Tag Archives: particle analysis

Using Dynamic Imaging Particle Analysis to Characterise Biologics

In recent years we have seen an increase in the role of biologics in medicine. Biologics are medicinal products that are created by biologic processes instead of chemical synthesis; these include products such as blood, vaccines, gene therapy, allergenics or somatic cells. Because of the increased role of biologics, the need to characterise particulate matter within those biologics has increased as well. In this article, we’ll take a look at how dynamic imaging particle size analysis is being used to characterise particulates in biologics, as well as some of the factors that need to be considered when using the technology.

The early days: Light Obscuration

In the early days of particle analysis in biologics, analysts used light obscuration techniques to attempt characterisation, but this method meant they faced a few hurdles. These were as follows:

The transparency of aggregated proteins

Biologics are subject to protein aggregation — that is, the formation of larger particles from a combination of smaller ones. Because aggregated proteins are transparent or “soft”, they are much tougher to detect than opaque particles, and light obscuration technology was not always able to detect them.

The amorphousness of aggregated proteins

The shape of the aggregates vary from circular to strand-like shapes. Light obscuration devices are capable of measuring size, but they assume that the particles are spherical in shape. Because aggregates could be absolutely any shape, many measurements were inaccurate.

The biologics are delivered through pre-filled syringes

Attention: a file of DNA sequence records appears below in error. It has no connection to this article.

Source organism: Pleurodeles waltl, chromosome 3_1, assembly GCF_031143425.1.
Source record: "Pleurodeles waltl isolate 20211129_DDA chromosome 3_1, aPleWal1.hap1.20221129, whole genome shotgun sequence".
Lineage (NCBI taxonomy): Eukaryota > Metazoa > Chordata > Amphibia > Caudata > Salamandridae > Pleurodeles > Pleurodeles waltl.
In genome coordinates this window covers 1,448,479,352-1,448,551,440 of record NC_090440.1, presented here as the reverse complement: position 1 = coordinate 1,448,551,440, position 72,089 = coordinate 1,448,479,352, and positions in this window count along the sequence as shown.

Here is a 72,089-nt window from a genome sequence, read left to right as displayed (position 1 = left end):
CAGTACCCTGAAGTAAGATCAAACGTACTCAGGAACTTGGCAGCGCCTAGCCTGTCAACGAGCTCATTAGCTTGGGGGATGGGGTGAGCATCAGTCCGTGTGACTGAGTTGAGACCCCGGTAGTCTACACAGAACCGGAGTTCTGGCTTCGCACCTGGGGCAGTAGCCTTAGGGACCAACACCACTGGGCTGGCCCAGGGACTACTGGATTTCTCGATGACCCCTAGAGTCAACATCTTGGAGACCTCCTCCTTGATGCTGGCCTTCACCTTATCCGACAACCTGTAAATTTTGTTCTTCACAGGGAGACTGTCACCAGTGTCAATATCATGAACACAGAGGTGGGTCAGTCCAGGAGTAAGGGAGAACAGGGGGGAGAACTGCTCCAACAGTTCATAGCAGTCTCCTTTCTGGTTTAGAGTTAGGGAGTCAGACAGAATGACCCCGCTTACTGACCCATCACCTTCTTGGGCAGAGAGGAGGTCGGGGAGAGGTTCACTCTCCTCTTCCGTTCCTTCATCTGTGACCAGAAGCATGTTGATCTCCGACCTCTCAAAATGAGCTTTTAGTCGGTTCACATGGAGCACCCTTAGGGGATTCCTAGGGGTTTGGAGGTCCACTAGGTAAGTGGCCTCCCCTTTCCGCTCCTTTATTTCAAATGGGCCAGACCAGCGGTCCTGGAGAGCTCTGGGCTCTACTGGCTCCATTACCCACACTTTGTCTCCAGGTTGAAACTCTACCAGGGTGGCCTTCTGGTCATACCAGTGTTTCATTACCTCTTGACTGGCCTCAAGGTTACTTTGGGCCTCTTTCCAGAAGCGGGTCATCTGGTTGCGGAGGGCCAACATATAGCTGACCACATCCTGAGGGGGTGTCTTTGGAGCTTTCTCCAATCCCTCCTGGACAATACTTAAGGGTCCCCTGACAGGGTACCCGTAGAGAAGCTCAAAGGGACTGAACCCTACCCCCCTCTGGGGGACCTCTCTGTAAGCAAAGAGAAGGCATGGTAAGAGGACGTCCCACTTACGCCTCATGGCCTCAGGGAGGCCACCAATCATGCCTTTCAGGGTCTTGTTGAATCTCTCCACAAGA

This could result in silicone droplets being present, and might also result in inflated particle counts.

The introduction of Dynamic Imaging

A dynamic imaging particle size analyser, on the other hand, is capable of making various measurements even if the particle is transparent. It works by capturing digital microscopic images of biologic particles as they make their way through a flow cell. The result is a more detailed description of the particle and its shape, which also allows for analysts to recognise the difference between aggregates and silicone droplets.

Dynamic Imaging limitations

It would seem, then, that dynamic imaging has solved the problem of characterising biologics — but that’s not to say that the technology is perfect. In particular, there are three factors that analysts must consider whenever characterising biologics with the use of dynamic imaging. These are:


Digital images don’t show the real world in the same way that the human eye does. Instead, images are pixelated, which means dynamic imaging systems can only count particles that are no smaller than 1µm, and can only differentiate shape for particles larger than 2-3µm. Electron microscopy is needed to measure particles smaller than these limits, but such a technique has many shortcomings of its own.

Colour threshold

Images are not only limited in size; they are also limited in their colour scale. Because imaging systems are backlit, particles in the optical path reduce the light that passes through to the camera sensor and, as such, the incoming pixel intensity becomes darker. This works fine for opaque particles, but not so well for the transparent protein aggregates. Additionally, the amorphous nature of the aggregates causes light to bend awkwardly around the structure, creating further confusion.

Image quality and sharpness

This great effects on the precision of particle measurements. The less sharp the image, the lower the accuracy when attempting biologic characterisation.